Finland has always been remarkable for peculiar architecture and distinctive approach to building construction. Unlike the majority of European countries, in Finland you will find no historic center with carefully preserved medieval constructions. Nonetheless, say, Helsinki will strike you right away by its very individual rigorous and austere architecture. One of such iconic buildings, which was once home to the Finnish literature society and the first Finnish newspaper Suometar, will house a 5-star Hotel St. George (a member of Design Hotels) in the beginning of 2018. The hotel will take you back to the 19th century: it was then that influenced by the Russian and Swedish architecture the first Empire style buildings appeared in Finland, majestic and sublime. The Empire style was succeeded by Art Nouveau, which has formed our current impression of Finland.
The new boutique hotel will be situated in a historic building designed by a famous Finnish architect Onni Tarjanne, one of whose oeuvres is also the Finnish National Theatre. The location of the hotel is advantageous as well: it is right in the heart of old Helsinki just one block away from popular Hotel Torni.
More than a century-long history of the building cannot help having an impact on the hotel’s interior design. Each luxury suite’s name is inspired by some event or personality contributing to the city development. For example, “100 Ans Suite” (“Centennial suite”) commemorates the centenary of the Finland’s independence celebrated in 2017. The creative approach to the naming of rooms and facilities on the hotel’s premises is truly remarkable. The hotel owners have departed from conventional room classifiers, such as “standard room” and “suite”: they have come up with individual identifiers accompanied by commentary explaining which type of guests the room is intended for. For example, “Cozy Studio” is perfect for rest and recharging one’s batteries. Meanwhile, the bakery is not a mere “bakery”, but a “love filled bakery”, where you can grab a takeaway coffee, have a lunch or taste the best (according to the hotel’s staff) bread in the city.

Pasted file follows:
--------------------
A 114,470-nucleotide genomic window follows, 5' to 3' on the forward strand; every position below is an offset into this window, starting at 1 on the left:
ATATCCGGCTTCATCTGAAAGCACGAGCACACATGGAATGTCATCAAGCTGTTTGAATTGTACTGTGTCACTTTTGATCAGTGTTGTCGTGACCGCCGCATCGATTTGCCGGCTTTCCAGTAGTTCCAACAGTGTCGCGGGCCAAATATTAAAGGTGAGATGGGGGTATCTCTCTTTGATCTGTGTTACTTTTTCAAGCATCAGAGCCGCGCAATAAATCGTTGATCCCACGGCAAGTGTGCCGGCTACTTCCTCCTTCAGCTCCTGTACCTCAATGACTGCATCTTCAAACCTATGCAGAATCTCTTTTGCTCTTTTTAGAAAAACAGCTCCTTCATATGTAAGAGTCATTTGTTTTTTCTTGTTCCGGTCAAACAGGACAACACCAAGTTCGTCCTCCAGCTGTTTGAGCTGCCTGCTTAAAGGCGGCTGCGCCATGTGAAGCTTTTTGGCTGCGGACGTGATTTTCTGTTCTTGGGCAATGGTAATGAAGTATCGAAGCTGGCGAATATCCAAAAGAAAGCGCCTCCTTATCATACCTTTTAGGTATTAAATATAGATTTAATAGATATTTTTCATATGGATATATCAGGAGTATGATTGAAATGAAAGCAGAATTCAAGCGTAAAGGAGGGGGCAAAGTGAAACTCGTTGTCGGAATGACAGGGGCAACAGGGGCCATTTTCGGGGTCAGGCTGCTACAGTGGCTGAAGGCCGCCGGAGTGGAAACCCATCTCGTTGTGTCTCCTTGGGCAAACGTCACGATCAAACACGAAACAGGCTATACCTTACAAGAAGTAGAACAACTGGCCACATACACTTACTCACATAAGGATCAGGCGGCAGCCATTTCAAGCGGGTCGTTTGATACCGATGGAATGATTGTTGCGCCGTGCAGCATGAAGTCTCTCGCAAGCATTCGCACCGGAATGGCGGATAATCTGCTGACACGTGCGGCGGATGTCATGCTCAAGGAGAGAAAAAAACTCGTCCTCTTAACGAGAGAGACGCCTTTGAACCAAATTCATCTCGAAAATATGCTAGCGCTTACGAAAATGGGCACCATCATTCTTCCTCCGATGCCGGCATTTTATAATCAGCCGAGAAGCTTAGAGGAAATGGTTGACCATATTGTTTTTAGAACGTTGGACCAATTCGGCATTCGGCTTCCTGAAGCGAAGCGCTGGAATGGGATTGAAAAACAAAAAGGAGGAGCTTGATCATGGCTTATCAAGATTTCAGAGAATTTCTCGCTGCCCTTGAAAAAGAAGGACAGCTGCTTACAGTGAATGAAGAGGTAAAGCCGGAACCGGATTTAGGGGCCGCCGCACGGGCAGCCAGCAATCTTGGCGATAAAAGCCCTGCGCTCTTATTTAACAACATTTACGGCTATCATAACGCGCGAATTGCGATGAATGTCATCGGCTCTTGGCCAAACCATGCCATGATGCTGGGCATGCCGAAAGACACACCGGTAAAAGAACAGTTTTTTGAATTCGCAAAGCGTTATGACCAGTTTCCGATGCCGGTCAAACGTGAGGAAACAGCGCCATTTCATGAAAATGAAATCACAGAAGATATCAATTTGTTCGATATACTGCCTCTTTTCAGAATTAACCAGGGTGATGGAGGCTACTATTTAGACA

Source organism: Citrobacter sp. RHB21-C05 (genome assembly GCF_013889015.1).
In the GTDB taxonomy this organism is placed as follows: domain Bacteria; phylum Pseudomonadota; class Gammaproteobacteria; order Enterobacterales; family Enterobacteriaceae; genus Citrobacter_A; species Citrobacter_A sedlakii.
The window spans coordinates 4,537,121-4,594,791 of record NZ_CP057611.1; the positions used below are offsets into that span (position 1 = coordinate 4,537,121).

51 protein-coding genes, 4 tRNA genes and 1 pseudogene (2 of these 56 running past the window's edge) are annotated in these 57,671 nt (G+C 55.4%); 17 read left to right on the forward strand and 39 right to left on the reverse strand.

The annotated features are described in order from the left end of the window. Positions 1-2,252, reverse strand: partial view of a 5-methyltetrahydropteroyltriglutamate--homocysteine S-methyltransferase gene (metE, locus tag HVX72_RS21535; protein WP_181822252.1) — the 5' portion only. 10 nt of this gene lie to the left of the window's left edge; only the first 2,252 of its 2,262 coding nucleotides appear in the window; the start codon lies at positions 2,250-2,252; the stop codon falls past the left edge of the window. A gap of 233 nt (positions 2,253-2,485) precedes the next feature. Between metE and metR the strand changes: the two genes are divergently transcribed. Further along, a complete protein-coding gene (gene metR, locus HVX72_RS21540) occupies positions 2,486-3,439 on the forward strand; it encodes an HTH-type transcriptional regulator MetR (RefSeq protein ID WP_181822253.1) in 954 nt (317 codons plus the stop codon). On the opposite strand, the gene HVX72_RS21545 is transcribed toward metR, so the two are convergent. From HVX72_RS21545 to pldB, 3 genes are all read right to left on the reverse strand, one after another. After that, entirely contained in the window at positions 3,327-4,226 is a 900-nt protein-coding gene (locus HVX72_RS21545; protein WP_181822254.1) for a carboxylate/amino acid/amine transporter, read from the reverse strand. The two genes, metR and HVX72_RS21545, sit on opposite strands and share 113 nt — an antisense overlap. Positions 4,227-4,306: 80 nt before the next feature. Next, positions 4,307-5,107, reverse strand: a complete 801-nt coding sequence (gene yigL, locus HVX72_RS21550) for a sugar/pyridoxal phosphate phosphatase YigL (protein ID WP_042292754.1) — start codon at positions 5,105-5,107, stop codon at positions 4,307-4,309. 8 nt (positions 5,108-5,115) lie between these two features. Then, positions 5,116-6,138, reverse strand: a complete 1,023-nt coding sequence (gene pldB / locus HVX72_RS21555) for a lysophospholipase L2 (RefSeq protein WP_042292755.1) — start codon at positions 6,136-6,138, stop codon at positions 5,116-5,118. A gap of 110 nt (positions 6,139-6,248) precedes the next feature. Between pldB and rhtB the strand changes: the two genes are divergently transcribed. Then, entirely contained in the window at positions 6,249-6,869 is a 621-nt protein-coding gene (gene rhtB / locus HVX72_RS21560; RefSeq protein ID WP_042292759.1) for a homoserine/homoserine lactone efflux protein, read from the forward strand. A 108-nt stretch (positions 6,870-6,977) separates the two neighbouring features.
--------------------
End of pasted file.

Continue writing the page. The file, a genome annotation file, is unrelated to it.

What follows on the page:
The luxury 7-floor Hotel St. George will occupy more than 10,000 square metres. Apart from the restaurant and bakery welcoming not only the hotel guests but any passers-by, there also will be a spa center with a swimming pool and saunas. Saunas are quite typical for Finnish hotels after all, and this leisure activity is always paid particular attention to.
A secluded winter garden hidden in the inner courtyard under elegant glass roof will become the hotel’s main zest. The idea of the garden has also been inspired by 18th-20th centuries noble houses, the majority of which could boast a garden and a gallery for works of art. It is worth mentioning that art is a crucial ingredient in the hotel’s design concept. The lobby will be decorated with a bamboo handmade dragon fully covered with white silk. This piece has been created by a famous modern artist Ai Weiwei and has been exhibited at many European galleries. Another artwork designed specifically for Hotel St. George is a six-meter brass bird hovering under the dome of the winter garden.
To make the guests of Helsinki and Hotel St. George more familiar with the modern art, the representatives of Kämp Collection Hotels operating Hotel St. George will offer cards giving a 25% entry discount to a good deal of museums and galleries.
Among numerous modern buildings gradually changing Helsinki’s landscape, the debut hotel housed by a historic building will certainly become a notable tourist attraction. Let us hope that the hotel owners will be able to truly amaze us with the hotel’s exceptional style and top-flight service standing out against Hotel Indigo with a somewhat resembling concept and creative approach to interior design, which is just a block away from Hotel St. George on Bulevardi Street, 26.
Illustrations: Hotel St. George
Finland is known as a “land of a thousand lakes”, it is true. You are going to see a lot of lakes wherever you go and enjoy the beauty of nature. In this chapter of the journey in Finland we would like to give you a brief idea of this country.
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